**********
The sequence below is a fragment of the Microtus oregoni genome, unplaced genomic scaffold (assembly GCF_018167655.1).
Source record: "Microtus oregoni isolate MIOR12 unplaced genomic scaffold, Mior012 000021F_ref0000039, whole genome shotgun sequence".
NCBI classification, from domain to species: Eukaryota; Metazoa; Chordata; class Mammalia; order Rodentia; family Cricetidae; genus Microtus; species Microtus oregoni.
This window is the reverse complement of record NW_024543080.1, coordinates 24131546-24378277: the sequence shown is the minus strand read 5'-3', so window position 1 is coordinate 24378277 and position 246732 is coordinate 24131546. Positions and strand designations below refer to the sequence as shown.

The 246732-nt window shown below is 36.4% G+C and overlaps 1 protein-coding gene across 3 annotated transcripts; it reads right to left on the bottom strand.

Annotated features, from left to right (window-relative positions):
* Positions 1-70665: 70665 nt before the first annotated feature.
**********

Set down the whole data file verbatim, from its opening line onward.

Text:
The sequence below is a fragment of the Microtus oregoni genome, unplaced genomic scaffold (assembly GCF_018167655.1).
Source record: "Microtus oregoni isolate MIOR12 unplaced genomic scaffold, Mior012 000021F_ref0000039, whole genome shotgun sequence".
NCBI classification, from domain to species: Eukaryota; Metazoa; Chordata; class Mammalia; order Rodentia; family Cricetidae; genus Microtus; species Microtus oregoni.
This window is the reverse complement of record NW_024543080.1, coordinates 24131546-24378277: the sequence shown is the minus strand read 5'-3', so window position 1 is coordinate 24378277 and position 246732 is coordinate 24131546. Positions and strand designations below refer to the sequence as shown.

The 246732-nt window shown below is 36.4% G+C and overlaps 1 protein-coding gene across 3 annotated transcripts; it reads right to left on the bottom strand.

Annotated features, from left to right (window-relative positions):
* Positions 1-70665: 70665 nt before the first annotated feature.